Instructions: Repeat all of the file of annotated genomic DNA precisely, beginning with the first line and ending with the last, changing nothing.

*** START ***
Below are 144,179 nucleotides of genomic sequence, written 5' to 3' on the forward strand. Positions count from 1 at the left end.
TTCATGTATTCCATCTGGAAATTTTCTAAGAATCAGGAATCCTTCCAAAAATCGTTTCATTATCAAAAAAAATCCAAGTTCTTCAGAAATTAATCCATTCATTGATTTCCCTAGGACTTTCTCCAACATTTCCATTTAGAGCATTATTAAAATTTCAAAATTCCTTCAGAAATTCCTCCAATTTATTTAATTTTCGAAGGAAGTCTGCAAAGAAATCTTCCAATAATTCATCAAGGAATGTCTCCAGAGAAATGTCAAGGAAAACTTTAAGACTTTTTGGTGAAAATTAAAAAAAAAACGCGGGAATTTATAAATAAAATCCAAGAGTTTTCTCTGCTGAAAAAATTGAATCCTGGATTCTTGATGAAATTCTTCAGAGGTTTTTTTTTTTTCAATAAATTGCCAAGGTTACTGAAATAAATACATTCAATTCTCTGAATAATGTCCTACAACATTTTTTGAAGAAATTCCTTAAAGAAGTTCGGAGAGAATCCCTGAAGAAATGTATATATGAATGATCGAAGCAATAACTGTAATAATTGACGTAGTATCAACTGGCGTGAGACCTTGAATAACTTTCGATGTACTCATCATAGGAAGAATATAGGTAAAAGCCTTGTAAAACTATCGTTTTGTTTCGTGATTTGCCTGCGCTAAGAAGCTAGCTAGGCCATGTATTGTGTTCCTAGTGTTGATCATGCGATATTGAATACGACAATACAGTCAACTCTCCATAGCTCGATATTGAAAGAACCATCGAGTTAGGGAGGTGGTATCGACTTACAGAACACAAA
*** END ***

Below are 144,179 nucleotides of genomic sequence, written 5' to 3' on the forward strand. Positions count from 1 at the left end.
TTCATGTATTCCATCTGGAAATTTTCTAAGAATCAGGAATCCTTCCAAAAATCGTTTCATTATCAAAAAAAATCCAAGTTCTTCAGAAATTAATCCATTCATTGATTTCCCTAGGACTTTCTCCAACATTTCCATTTAGAGCATTATTAAAATTTCAAAATTCCTTCAGAAATTCCTCCAATTTATTTAATTTTCGAAGGAAGTCTGCAAAGAAATCTTCCAATAATTCATCAAGGAATGTCTCCAGAGAAATGTCAAGGAAAACTTTAAGACTTTTTGGTGAAAATTAAAAAAAAAACGCGGGAATTTATAAATAAAATCCAAGAGTTTTCTCTGCTGAAAAAATTGAATCCTGGATTCTTGATGAAATTCTTCAGAGGTTTTTTTTTTTTCAATAAATTGCCAAGGTTACTGAAATAAATACATTCAATTCTCTGAATAATGTCCTACAACATTTTTTGAAGAAATTCCTTAAAGAAGTTCGGAGAGAATCCCTGAAGAAATGTATATATGAATGATCGAAGCAATAACTGTAATAATTGACGTAGTATCAACTGGCGTGAGACCTTGAATAACTTTCGATGTACTCATCATAGGAAGAATATAGGTAAAAGCCTTGTAAAACTATCGTTTTGTTTCGTGATTTGCCTGCGCTAAGAAGCTAGCTAGGCCATGTATTGTGTTCCTAGTGTTGATCATGCGATATTGAATACGACAATACAGTCAACTCTCCATAGCTCGATATTGAAAGAACCATCGAGTTAGGGAGGTGGTATCGACTTACAGAACACAAA